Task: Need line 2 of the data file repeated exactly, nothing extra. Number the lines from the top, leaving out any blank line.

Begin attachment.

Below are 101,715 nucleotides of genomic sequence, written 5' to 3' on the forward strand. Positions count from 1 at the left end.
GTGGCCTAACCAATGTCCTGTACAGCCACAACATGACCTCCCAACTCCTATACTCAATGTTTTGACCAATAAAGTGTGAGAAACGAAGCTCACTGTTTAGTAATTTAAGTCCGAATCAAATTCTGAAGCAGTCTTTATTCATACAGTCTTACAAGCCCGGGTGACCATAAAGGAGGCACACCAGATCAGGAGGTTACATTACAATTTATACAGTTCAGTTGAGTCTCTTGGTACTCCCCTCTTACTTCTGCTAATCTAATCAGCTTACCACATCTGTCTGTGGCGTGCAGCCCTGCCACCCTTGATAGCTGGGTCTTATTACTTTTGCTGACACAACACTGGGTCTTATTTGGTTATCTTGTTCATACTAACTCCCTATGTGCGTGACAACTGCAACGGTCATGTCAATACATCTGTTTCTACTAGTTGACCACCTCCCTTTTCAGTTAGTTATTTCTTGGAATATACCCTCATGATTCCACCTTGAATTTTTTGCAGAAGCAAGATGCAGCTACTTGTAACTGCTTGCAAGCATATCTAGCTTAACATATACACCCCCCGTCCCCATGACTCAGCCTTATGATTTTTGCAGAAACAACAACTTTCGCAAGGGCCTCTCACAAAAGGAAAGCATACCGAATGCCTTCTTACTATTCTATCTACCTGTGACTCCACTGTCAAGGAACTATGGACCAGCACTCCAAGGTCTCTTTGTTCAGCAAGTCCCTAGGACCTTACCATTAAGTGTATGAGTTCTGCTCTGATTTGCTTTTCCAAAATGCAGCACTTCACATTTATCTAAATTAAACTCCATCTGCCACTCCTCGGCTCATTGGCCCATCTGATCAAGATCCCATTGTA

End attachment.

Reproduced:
GTGGCCTAACCAATGTCCTGTACAGCCACAACATGACCTCCCAACTCCTATACTCAATGTTTTGACCAATAAAGTGTGAGAAACGAAGCTCACTGTTTAGTAATTTAAGTCCGAATCAAATTCTGAAGCAGTCTTTATTCATACAGTCTTACAAGCCCGGGTGACCATAAAGGAGGCACACCAGATCAGGAGGTTACATTACAATTTATACAGTTCAGTTGAGTCTCTTGGTACTCCCCTCTTACTTCTGCTAATCTAATCAGCTTACCACATCTGTCTGTGGCGTGCAGCCCTGCCACCCTTGATAGCTGGGTCTTATTACTTTTGCTGACACAACACTGGGTCTTATTTGGTTATCTTGTTCATACTAACTCCCTATGTGCGTGACAACTGCAACGGTCATGTCAATACATCTGTTTCTACTAGTTGACCACCTCCCTTTTCAGTTAGTTATTTCTTGGAATATACCCTCATGATTCCACCTTGAATTTTTTGCAGAAGCAAGATGCAGCTACTTGTAACTGCTTGCAAGCATATCTAGCTTAACATATACACCCCCCGTCCCCATGACTCAGCCTTATGATTTTTGCAGAAACAACAACTTTCGCAAGGGCCTCTCACAAAAGGAAAGCATACCGAATGCCTTCTTACTATTCTATCTACCTGTGACTCCACTGTCAAGGAACTATGGACCAGCACTCCAAGGTCTCTTTGTTCAGCAAGTCCCTAGGACCTTACCATTAAGTGTATGAGTTCTGCTCTGATTTGCTTTTCCAAAATGCAGCACTTCACATTTATCTAAATTAAACTCCATCTGCCACTCCTCGGCTCATTGGCCCATCTGATCAAGATCCCATTGTA